3.2 Calibration and measurement of SRRs

The first step to compensate the SRR is to determine the values of and . As in previous work, we have obtained them by sweeping a well-known RF tone and measuring the response of the system with the digital spectrometer. Special care was taken to select a RF amplitude such that sufficient power was obtained at the output ports that, at the same time, does not saturate the SIS mixers. A typical measurement of and in the fully analog 2SB receiver is presented in Fig. 3.

The measured values of and allow us to obtain the four complex calibration constants needed to implement the calibration algorithm (Morgan & Fisher 2010). These constants were registered in the memory of the digital spectrometer and then the SRR was measured. To measure SRR we have used the standard procedure presented by Kerr (Kerr et al. 2001). The temperature of the loads for this test were 293 and 397 K. The tests were performed for thirteen LO1 and eight LO2 covering the full RF band. The results are presented in Fig. 4. As a comparison, this figure also shows the SRR measured without compensation. Furthermore, in order to illustrate the improvement when using the compensation procedure, a set of spectra is presented in Fig. 5.

thumbnail Fig. 2

Schematics (panel a) and photographs (panel b) of the experimental setup. The setup consists of a full Band-9 2SB receiver including an IF hybrid (A), a second down-conversion stage (B), and a digital back-end (C). An extra set of components, (D), is introduced to test the calibration stability with demagnetization and defluxing. This diagram also shows the RF source used for calibration and the components needed for implementing the Kerr method of measuring SRRs (E).

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3.3 Stability of the calibration

For the future implementation of this technique in a telescope it is important to determine the stability of the calibration. We tested its robustness with time and resetting of the mixers. The latter is an essential procedure when SIS junctions are used as mixers. During operation, defluxing is performed regularly to eliminate trapped magnetic fluxes (Asayama et al. 2012). In our receiver, resetting also involves demagnetization of the magnetic poles used to concentrate the magnetic field on the SIS junction (Hesper et al. 2016).

In the case of time stability, we first calibrated the system and then measured the SRR 48 times, once every 30 min. We fixed the RF such that LO1 was at 662 GHz and LO2 at 7 GHz. Figure 6 presents the results of such measurements. For studying the stability between the application of defluxing routines, there was a small change in the setup (see Fig. 2). A computer, which executes an automated demagnetization and defluxing procedure, was introduced. Then, the procedure is similar to the time stability test. At the same fixed LO1 and LO2 frequencies, we first calibrated the system and measured the SRR. Afterwards, the demagnetization and defluxing routine was performed and the SRR was measured again maintaining the same calibration. We repeatedthis process nine times leading to the results presented in Fig. 7. In both cases, the degradation of SRR is minimal, being 5 dB in the worst case but always above 40 dB. We highlight that degradations as small as 0.1 dB in gain and 0.5° in phase can produce variations of 10 dB when the SRR is in the range of 45 dB.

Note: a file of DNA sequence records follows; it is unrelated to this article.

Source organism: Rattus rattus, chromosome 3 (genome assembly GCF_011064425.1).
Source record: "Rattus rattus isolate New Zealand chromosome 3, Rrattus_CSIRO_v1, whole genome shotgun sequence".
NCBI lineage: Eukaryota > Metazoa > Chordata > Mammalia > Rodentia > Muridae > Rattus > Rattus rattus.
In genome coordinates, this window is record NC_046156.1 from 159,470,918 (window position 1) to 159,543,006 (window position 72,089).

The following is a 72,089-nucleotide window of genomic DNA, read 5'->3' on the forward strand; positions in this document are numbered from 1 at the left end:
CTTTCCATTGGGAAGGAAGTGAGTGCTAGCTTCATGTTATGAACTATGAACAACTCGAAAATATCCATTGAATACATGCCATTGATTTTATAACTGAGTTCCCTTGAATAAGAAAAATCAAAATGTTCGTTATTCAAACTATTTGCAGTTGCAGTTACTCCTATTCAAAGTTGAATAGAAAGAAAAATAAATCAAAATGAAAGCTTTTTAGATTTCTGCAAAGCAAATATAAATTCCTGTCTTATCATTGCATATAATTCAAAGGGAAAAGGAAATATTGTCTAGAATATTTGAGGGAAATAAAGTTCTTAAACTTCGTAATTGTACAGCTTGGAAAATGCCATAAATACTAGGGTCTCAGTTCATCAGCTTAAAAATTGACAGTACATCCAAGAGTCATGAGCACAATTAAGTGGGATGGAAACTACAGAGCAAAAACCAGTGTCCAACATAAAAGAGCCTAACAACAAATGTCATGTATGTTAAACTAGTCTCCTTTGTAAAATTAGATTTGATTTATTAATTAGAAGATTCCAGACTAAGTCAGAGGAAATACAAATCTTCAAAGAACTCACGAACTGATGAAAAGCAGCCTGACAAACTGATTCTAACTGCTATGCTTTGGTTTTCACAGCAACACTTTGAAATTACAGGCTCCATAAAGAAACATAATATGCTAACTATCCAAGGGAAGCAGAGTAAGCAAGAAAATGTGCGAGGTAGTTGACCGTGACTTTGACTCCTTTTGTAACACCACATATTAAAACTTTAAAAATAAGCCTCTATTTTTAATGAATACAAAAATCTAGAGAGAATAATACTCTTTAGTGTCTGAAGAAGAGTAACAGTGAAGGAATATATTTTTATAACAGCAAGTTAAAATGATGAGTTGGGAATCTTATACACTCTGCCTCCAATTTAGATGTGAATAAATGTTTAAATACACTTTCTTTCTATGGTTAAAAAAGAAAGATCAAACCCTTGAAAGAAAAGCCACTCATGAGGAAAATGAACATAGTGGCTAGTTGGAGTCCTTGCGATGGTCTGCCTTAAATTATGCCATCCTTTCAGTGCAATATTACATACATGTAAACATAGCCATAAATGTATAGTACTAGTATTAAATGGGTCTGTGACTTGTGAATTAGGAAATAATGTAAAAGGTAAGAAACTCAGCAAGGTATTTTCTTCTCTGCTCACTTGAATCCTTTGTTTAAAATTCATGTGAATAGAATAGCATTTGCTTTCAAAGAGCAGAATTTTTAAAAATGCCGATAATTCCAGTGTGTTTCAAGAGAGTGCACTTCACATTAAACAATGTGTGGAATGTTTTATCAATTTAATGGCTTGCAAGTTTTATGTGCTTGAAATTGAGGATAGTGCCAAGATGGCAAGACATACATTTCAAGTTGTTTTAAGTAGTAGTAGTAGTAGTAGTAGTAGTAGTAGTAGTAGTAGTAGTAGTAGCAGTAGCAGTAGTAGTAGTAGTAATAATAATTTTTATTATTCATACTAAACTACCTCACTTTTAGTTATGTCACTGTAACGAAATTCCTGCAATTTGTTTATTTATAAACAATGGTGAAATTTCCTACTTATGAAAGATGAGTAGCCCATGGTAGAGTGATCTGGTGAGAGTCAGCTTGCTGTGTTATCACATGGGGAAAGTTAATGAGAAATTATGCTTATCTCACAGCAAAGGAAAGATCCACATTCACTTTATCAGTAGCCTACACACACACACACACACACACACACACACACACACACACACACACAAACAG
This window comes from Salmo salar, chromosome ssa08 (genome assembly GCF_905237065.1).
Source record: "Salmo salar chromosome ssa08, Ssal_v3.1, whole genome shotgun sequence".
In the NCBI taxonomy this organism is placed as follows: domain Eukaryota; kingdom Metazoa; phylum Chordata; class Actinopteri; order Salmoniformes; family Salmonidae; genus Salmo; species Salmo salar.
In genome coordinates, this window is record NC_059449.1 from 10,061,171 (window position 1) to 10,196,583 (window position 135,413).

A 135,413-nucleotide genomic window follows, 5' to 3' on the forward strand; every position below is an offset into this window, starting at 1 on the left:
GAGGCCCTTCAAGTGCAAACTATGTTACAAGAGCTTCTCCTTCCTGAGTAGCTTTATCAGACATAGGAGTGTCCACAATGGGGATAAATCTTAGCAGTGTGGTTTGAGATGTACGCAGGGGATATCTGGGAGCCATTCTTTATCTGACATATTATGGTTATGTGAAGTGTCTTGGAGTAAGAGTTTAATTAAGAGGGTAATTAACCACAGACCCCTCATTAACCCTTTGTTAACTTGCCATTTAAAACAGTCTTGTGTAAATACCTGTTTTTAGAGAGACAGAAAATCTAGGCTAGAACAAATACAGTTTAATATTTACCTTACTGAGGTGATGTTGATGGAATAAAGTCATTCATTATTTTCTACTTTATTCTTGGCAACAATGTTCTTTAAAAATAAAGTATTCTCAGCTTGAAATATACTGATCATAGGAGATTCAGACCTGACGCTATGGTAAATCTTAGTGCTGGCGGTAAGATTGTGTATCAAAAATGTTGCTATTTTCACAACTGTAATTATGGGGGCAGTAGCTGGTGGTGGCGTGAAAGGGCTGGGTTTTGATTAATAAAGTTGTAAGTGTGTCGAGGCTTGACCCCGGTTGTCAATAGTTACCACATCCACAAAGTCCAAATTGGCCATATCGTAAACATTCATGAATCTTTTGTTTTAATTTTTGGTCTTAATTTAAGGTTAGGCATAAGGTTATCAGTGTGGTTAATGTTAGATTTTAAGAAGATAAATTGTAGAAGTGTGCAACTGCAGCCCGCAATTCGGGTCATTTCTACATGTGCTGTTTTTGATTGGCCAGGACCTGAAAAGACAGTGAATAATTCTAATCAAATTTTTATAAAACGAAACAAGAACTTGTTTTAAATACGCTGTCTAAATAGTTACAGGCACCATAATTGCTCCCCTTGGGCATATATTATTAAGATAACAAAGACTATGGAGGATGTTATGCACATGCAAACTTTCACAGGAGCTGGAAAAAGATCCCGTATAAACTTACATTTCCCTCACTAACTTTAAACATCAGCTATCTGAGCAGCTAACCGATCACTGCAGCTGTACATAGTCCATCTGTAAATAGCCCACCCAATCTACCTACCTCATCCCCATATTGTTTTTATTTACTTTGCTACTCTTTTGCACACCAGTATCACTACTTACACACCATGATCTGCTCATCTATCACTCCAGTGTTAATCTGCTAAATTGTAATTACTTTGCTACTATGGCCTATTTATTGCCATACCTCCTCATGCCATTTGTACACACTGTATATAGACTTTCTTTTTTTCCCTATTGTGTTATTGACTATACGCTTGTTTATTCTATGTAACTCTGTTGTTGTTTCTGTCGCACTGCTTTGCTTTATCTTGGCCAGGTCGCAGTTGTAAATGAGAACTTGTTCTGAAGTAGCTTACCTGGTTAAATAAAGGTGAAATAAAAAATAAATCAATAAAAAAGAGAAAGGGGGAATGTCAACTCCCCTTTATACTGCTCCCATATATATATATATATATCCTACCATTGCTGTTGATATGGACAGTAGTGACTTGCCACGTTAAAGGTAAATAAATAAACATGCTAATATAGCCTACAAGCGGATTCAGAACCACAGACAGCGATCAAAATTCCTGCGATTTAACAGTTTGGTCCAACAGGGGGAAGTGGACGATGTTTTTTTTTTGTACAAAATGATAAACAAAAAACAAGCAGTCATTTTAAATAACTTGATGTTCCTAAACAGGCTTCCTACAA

thumbnail Fig. 3

Example of the constants and measured during calibration. In this case the test tone is placed in the USB and LSB RF port for the case LO1 662 GHz andLO2 7 GHz, respectively.

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thumbnail Fig. 4

SRR of the 2SB receiver measured with and without digital compensation. We point out that the digitally compensated SRR has been taken at a much denser frequency grid. Red and blue traces correspond to the LSB and USB frequencies, respectively.

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3.4 Error analysis

3.4.1 Compensated rejection ratio

The first step to analyze the errors when digitally compensating the rejection ratio is to express this quantity in terms of the measured quantities, the analog voltages at the output ports, and . Let us consider, for example, the measurement of the USB rejection ratio (i.e., in Fig. 1b) after calibration. Then, Eq. (2) can be rewritten as (5)

There are two important points to notice in these equations. First, we have used the notation in order to emphasize that these constants were obtained during the calibration step. Second, the ratio represents the value of taken during the measurement step. Therefore, we will use the notation . Given these considerations, the digitally compensated rejection ratio can be expressed as (6)

This equation gives an intuitive explanation of the origin of the errors of the measured compensated rejection ratio. They originate in the ability of the system to reproduce the measurement of . If they were equal, we would obtain perfect rejection.

For further analysis, Eq. (6) can be simplified if we assume that . It turns out, on one hand, that in the case of an analog receiver without IF hybrid, the digitally compensated rejection ratio can be written as (7)

On the other hand, for the case when the IF hybrid is present, we obtain (8)

In both cases x = X1,mX1,cal, dϕ =ϕ1,mϕ1,cal and MA is the analog rejection ratio.

thumbnail Fig. 5

Spectra obtained with the digital spectrometer when a RF tone of 669.7344 GHz is fed into the receiver. The tone was set at the USB with LO1 and LO2 at 662 and 7 GHz, respectively. Panel a: without compensation showing a SRR of 21 dB. Panel b: with compensation showing a SRR of 46 dB.